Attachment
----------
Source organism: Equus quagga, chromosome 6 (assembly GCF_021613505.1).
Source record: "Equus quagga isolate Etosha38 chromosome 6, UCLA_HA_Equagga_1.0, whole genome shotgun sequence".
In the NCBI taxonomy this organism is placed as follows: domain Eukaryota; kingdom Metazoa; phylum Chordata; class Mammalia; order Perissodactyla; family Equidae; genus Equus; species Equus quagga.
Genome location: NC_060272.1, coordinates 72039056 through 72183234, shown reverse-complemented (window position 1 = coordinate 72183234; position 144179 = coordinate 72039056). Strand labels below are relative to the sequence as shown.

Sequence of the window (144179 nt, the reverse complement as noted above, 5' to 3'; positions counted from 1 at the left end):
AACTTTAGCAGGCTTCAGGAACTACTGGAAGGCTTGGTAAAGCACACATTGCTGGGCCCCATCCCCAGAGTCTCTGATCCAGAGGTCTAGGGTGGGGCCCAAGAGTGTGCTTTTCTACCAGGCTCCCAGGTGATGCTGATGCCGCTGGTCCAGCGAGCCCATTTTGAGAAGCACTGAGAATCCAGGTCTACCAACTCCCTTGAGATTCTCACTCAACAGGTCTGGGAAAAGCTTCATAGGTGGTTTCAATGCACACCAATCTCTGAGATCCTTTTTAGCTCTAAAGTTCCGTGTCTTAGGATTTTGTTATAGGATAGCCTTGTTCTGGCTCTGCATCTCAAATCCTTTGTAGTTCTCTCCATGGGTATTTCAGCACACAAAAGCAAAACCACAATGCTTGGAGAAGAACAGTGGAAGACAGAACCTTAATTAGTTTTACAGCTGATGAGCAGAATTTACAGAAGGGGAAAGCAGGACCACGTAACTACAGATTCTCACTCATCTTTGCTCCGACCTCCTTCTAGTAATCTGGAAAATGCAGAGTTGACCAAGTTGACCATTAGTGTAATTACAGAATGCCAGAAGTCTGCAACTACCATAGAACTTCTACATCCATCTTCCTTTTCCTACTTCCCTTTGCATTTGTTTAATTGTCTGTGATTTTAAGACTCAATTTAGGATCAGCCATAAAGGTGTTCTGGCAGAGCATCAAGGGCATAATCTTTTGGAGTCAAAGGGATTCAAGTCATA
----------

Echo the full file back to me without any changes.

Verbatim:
Source organism: Equus quagga, chromosome 6 (assembly GCF_021613505.1).
Source record: "Equus quagga isolate Etosha38 chromosome 6, UCLA_HA_Equagga_1.0, whole genome shotgun sequence".
In the NCBI taxonomy this organism is placed as follows: domain Eukaryota; kingdom Metazoa; phylum Chordata; class Mammalia; order Perissodactyla; family Equidae; genus Equus; species Equus quagga.
Genome location: NC_060272.1, coordinates 72039056 through 72183234, shown reverse-complemented (window position 1 = coordinate 72183234; position 144179 = coordinate 72039056). Strand labels below are relative to the sequence as shown.

Sequence of the window (144179 nt, the reverse complement as noted above, 5' to 3'; positions counted from 1 at the left end):
AACTTTAGCAGGCTTCAGGAACTACTGGAAGGCTTGGTAAAGCACACATTGCTGGGCCCCATCCCCAGAGTCTCTGATCCAGAGGTCTAGGGTGGGGCCCAAGAGTGTGCTTTTCTACCAGGCTCCCAGGTGATGCTGATGCCGCTGGTCCAGCGAGCCCATTTTGAGAAGCACTGAGAATCCAGGTCTACCAACTCCCTTGAGATTCTCACTCAACAGGTCTGGGAAAAGCTTCATAGGTGGTTTCAATGCACACCAATCTCTGAGATCCTTTTTAGCTCTAAAGTTCCGTGTCTTAGGATTTTGTTATAGGATAGCCTTGTTCTGGCTCTGCATCTCAAATCCTTTGTAGTTCTCTCCATGGGTATTTCAGCACACAAAAGCAAAACCACAATGCTTGGAGAAGAACAGTGGAAGACAGAACCTTAATTAGTTTTACAGCTGATGAGCAGAATTTACAGAAGGGGAAAGCAGGACCACGTAACTACAGATTCTCACTCATCTTTGCTCCGACCTCCTTCTAGTAATCTGGAAAATGCAGAGTTGACCAAGTTGACCATTAGTGTAATTACAGAATGCCAGAAGTCTGCAACTACCATAGAACTTCTACATCCATCTTCCTTTTCCTACTTCCCTTTGCATTTGTTTAATTGTCTGTGATTTTAAGACTCAATTTAGGATCAGCCATAAAGGTGTTCTGGCAGAGCATCAAGGGCATAATCTTTTGGAGTCAAAGGGATTCAAGTCATA